Oncor's Chromosome In Situ System for Dual Color Detection includes reagents to block repetitive DNA so that the probes home in on the single copy genes of interest; reagents for hybridization, detection, and signal amplification; and the probe. The dual color technology is licensed from Indianapolis- based Boehringer Mannheim Corp.
Perhaps most exciting is the use of Oncor's probe kits to solve chromosomal mysteries. Vicki E. Powers and Huntington F. Willard of the department of genetics at Stanford University used the probe kits to identify isochromosomes more definitively than is possible with traditional staining. Isochromosomes have identical arms because during cell division, the duplicated chromosome split along the wrong plane. The result is double doses of some genes and the absence of others--an unhealthy imbalance of genetic material. "The information obtained [from using the probes] both aids diagnosis and provides fundamental information on the nature of human chromosome abnormalities," they reported in the company's newsletter.
Another chromosomal mystery is being solved by David F. Callen of the department of cytogenetics and molecular genetics at Adelaide Children's Hospital in Australia. He is using Oncor's DNA probe kits to determine the chromosomal origins of ring chromosomes. These tiny rings of genetic material are sometimes present in cells of patients with unrecognized syndromes. Being able to tell which chromosome gave rise to the ring can aid diagnosis.
While Oncor reaches both the research and clinical marketplace, other firms specialize in molecular biology reagent kits for the health care industry. Here, too, innovation, convenience, and time-saving are the goals.
For example, there is the PACE 2-Direct Probe Assay for Chlamydia trachomatis and Neisseria gonorrhoeae, offered by San Diego-based Gen-Probe. A dual test is useful because a patient who has one of these sexually transmitted diseases has up to a 50 percent chance of having the other. The kit includes the probes, an activator, a separation reagent, probe diluent, positive control, negative reference, and a wash solution, sufficient for 100 specimens. A single test uses one urogenital swab and replaces standard microbiology culturing. Such kits serve a need because physicians do not have the time or training to develop DNA probes.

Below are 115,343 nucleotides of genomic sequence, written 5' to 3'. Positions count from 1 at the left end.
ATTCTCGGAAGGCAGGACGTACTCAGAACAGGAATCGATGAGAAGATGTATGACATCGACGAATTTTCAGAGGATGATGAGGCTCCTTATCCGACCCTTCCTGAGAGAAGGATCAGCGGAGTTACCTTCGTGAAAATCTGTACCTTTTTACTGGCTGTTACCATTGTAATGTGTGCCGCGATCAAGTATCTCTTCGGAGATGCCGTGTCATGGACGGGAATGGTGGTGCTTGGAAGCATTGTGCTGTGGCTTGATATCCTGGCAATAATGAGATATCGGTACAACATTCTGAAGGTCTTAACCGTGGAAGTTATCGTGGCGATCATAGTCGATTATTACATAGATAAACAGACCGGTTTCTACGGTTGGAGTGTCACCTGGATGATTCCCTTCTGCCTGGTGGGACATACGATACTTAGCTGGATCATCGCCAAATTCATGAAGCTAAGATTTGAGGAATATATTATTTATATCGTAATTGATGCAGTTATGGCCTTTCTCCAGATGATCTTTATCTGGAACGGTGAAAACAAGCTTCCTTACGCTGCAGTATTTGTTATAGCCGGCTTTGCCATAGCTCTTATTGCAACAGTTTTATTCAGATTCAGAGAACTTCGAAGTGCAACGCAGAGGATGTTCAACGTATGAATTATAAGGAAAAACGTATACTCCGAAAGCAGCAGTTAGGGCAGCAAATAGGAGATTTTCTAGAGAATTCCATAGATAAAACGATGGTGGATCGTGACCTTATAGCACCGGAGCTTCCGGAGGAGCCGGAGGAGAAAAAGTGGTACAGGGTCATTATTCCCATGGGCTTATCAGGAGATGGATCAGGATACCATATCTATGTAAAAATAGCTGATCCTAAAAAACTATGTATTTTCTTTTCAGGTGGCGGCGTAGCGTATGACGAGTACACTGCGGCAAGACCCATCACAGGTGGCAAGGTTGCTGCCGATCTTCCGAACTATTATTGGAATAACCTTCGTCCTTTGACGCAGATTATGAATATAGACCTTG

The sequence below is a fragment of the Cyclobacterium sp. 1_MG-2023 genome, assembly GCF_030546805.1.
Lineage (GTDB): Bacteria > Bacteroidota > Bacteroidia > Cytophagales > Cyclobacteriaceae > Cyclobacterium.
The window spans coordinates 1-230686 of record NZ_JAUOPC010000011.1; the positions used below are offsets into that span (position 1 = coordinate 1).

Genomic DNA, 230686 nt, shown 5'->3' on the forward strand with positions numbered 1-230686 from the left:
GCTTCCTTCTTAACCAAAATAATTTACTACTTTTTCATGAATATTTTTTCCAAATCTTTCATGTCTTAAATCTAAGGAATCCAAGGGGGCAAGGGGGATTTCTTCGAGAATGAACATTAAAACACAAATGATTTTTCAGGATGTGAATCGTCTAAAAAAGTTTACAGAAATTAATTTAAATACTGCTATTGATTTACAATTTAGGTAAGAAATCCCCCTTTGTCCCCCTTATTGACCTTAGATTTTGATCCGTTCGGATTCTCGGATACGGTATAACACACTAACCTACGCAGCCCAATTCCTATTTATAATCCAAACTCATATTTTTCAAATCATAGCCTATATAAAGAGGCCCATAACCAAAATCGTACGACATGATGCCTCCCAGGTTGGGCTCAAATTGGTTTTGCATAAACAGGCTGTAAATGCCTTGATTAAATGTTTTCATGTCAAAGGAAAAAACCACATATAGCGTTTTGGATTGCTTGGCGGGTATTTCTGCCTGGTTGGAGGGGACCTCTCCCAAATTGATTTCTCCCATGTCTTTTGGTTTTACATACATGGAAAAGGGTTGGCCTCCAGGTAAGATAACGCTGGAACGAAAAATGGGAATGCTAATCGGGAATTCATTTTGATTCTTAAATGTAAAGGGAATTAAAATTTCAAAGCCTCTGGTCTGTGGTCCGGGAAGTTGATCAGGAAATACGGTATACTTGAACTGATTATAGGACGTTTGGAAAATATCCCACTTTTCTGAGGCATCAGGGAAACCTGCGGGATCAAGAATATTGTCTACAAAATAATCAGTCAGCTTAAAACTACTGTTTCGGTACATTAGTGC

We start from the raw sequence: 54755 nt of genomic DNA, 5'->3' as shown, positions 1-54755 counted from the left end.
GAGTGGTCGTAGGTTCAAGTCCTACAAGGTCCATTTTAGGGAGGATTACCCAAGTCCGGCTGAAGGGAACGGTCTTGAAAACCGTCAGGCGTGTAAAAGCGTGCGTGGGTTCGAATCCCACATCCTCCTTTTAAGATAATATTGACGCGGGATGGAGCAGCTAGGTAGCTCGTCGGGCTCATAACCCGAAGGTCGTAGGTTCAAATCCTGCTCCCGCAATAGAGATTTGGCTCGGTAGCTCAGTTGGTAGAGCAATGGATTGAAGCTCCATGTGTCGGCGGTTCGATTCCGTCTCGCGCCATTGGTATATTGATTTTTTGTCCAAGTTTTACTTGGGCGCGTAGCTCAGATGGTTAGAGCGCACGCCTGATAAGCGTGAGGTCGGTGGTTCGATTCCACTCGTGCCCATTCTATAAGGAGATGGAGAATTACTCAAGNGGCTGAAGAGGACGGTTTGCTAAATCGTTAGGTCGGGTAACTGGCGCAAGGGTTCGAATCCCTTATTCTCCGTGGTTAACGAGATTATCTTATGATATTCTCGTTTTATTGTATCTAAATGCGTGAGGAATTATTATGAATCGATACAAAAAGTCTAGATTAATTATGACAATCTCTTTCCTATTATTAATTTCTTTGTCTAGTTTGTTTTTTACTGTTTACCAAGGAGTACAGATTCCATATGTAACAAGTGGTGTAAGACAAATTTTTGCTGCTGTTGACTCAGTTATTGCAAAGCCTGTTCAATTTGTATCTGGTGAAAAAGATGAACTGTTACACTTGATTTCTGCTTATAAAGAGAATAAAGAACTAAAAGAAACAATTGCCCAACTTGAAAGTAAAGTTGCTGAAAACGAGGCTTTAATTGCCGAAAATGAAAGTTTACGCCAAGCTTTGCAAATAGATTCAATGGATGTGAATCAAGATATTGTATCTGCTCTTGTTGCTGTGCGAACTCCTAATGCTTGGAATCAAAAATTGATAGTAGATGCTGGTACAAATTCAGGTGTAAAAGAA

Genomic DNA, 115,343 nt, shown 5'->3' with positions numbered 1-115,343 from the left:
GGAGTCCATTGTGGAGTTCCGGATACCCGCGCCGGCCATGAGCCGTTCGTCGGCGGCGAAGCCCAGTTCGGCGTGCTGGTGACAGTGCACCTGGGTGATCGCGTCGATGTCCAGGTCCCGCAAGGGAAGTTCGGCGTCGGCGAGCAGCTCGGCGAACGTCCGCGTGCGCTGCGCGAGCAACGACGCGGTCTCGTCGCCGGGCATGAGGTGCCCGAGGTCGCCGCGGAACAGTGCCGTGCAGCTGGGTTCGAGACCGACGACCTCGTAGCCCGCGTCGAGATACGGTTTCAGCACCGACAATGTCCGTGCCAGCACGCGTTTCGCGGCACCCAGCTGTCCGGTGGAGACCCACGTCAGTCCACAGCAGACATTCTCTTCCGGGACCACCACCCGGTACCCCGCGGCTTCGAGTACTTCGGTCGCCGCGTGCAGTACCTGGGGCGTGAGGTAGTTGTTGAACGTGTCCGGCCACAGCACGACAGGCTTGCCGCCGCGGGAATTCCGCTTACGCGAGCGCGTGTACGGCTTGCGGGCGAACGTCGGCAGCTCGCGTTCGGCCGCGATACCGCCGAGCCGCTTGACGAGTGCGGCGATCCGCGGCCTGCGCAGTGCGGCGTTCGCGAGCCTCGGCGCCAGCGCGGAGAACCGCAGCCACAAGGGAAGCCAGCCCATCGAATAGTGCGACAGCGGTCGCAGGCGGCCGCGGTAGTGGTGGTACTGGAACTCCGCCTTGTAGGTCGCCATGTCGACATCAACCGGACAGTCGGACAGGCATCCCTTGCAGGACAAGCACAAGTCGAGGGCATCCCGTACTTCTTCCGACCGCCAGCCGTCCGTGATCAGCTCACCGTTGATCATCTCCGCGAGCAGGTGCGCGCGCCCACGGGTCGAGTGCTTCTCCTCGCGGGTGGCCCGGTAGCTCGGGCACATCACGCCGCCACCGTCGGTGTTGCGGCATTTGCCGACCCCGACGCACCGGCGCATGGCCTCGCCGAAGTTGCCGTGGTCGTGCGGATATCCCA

A Crustacean Simulation The quintessential molecular biology kit is one that provides a test that cannot be done--at least not easily--otherwise. This is so for the Limulus amebocyte lysate (LAL) test, a standard method for detecting bacterial endotoxin in drugs or on medical devices such as syringes. Endotoxin causes septic shock, which can result in death.
The LAL test borrows the distinctive response of the horseshoe crab (Limulus) to encountering endotoxin--its coppery blue blood gels. This reaction was discovered in 1956 by Frederick Bang at the Marine Biological Laboratory at Woods Hole, who, with colleague Jack Levin, isolated the amebocytes responsible for the reaction, and re-created the clotting in vitro. The LAL test rapidly replaced injecting rabbits with contaminated drugs and looking for a response of fever, indicating the presence of endotoxin.
Today, companies that market the LAL test usually get freeze- dried crab blood from Associates of Cape Cod Inc., Falmouth, Mass. Here, during summers, college students "bleed" horseshoe crabs that hang upside down, the animals' blood collecting in jugs below them. (Only 30 percent of each crab's blood is taken, and the crabs are returned, apparently unscathed, to the sea.)
Because most manufacturers of medical devices can't simply pluck a horseshoe crab from a nearby shore and watch its blood clot into blue gelatin, companies such as Bio-Whittaker Inc. of Walkersville, Md., provide LAL kits.
"Our product is derived from the amebocyte," says product manager Maribeth Donovan. "We lyse the cell, and all the components of the blood coagulation system are there. The LAL test consists of lysates of the blood cells. You mix a sample with LAL, and if it gels, it means endotoxin is in the sample."
More informative is the company's "chromogenic" version of the LAL test.
"Instead of the flipped tube having solid on top, it turns yellow," says Donovan. "We can quantitate the amount of endotoxin in the sample by the intensity of the yellow compared to a standard curve."
Ricki Lewis is a freelance science writer based in Scotia, N.Y. She is the author of a biology textbook and has just completed a human genetics text.